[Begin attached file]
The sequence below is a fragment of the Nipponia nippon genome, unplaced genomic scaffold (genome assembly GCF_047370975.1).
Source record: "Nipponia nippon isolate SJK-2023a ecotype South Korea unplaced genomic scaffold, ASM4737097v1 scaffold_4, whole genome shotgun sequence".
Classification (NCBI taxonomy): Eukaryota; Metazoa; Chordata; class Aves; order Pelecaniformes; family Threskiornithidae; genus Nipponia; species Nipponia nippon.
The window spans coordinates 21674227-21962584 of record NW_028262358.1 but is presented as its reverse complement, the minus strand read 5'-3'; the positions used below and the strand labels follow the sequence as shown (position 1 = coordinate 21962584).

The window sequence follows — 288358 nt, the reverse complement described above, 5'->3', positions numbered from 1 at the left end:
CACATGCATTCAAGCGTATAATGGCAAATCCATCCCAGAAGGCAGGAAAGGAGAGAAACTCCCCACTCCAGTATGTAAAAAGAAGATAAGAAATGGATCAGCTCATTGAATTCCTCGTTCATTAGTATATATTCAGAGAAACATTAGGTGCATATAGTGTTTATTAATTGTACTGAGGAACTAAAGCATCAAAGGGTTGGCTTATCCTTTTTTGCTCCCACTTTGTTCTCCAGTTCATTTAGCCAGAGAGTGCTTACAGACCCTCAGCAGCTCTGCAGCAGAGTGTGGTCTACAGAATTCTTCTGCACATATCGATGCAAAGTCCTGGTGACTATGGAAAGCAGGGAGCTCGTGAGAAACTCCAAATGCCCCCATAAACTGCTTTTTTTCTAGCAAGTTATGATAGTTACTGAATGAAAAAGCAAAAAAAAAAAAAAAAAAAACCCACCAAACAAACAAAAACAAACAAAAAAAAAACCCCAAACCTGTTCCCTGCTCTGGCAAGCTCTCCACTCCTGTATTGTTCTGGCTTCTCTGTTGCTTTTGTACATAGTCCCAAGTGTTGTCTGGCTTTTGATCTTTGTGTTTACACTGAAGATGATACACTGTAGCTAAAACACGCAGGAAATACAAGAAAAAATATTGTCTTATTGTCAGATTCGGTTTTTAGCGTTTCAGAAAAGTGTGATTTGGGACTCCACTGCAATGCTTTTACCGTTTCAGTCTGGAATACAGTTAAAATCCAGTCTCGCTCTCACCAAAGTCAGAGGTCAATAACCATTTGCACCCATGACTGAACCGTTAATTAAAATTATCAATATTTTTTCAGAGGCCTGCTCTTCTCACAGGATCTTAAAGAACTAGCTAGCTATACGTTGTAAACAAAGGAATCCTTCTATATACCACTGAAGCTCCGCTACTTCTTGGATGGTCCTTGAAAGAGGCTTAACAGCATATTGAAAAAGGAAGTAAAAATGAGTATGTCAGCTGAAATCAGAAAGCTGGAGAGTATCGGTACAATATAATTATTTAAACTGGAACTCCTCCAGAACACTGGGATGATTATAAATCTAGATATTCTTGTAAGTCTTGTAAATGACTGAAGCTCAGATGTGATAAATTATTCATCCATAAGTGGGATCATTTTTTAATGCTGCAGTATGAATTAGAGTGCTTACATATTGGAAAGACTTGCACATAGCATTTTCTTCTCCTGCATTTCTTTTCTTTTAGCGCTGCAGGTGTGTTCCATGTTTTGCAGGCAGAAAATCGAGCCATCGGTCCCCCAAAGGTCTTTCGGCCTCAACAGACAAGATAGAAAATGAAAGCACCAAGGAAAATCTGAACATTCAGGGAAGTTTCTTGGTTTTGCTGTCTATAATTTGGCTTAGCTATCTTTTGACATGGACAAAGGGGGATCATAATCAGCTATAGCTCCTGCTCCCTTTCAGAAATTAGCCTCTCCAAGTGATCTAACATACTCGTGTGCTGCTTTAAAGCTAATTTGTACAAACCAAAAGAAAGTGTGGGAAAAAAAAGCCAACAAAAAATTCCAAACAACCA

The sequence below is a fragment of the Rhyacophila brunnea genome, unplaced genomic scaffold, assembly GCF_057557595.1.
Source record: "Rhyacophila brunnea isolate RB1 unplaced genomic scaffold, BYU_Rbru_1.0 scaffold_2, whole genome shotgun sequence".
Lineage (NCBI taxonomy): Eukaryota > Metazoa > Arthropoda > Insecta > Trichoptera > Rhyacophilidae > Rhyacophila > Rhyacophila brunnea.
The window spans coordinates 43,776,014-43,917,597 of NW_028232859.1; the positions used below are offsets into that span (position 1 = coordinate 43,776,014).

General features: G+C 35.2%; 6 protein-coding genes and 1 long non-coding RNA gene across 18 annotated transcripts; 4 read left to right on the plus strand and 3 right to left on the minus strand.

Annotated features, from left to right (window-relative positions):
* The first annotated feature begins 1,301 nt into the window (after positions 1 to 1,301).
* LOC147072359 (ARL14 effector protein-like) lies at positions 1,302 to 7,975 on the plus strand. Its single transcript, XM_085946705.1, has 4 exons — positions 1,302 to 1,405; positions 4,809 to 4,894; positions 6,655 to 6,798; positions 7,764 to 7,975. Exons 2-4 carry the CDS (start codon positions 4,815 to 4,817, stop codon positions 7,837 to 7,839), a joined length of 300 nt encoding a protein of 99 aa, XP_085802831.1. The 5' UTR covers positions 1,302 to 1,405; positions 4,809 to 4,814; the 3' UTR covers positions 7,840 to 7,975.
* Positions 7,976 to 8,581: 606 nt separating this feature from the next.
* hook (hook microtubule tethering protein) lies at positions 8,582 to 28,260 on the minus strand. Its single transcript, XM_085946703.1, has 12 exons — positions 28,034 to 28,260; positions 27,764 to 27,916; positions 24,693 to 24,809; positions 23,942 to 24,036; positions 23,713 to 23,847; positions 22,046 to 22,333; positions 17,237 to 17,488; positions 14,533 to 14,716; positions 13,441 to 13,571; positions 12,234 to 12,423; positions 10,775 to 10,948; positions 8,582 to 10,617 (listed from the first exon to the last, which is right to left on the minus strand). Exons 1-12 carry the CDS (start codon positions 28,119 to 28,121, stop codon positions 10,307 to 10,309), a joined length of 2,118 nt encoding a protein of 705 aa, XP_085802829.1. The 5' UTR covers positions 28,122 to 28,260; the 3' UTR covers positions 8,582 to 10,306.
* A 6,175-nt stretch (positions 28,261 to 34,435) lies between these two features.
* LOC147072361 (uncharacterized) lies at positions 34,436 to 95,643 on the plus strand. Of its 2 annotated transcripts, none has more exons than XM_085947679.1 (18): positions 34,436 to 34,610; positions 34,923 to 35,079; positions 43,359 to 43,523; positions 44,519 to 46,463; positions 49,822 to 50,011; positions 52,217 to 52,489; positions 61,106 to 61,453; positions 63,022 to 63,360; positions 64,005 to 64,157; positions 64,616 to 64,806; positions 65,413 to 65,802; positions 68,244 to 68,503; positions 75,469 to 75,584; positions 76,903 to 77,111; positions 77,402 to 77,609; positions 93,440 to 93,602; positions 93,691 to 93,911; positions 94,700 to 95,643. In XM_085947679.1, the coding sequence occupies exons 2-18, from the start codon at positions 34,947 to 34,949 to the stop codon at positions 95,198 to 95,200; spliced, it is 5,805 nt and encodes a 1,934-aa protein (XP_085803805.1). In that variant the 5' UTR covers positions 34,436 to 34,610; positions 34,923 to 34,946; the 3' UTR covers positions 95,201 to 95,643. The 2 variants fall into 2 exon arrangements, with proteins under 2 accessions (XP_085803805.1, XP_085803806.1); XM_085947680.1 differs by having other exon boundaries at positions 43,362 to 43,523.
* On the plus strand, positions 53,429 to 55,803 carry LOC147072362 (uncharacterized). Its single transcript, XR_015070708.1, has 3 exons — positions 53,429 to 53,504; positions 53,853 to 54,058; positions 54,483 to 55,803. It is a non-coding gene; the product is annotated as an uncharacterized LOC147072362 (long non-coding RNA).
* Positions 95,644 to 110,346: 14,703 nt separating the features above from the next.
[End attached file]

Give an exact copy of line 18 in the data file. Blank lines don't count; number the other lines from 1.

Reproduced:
* LOC147072361 (uncharacterized) lies at positions 34,436 to 95,643 on the plus strand. Of its 2 annotated transcripts, none has more exons than XM_085947679.1 (18): positions 34,436 to 34,610; positions 34,923 to 35,079; positions 43,359 to 43,523; positions 44,519 to 46,463; positions 49,822 to 50,011; positions 52,217 to 52,489; positions 61,106 to 61,453; positions 63,022 to 63,360; positions 64,005 to 64,157; positions 64,616 to 64,806; positions 65,413 to 65,802; positions 68,244 to 68,503; positions 75,469 to 75,584; positions 76,903 to 77,111; positions 77,402 to 77,609; positions 93,440 to 93,602; positions 93,691 to 93,911; positions 94,700 to 95,643. In XM_085947679.1, the coding sequence occupies exons 2-18, from the start codon at positions 34,947 to 34,949 to the stop codon at positions 95,198 to 95,200; spliced, it is 5,805 nt and encodes a 1,934-aa protein (XP_085803805.1). In that variant the 5' UTR covers positions 34,436 to 34,610; positions 34,923 to 34,946; the 3' UTR covers positions 95,201 to 95,643. The 2 variants fall into 2 exon arrangements, with proteins under 2 accessions (XP_085803805.1, XP_085803806.1); XM_085947680.1 differs by having other exon boundaries at positions 43,362 to 43,523.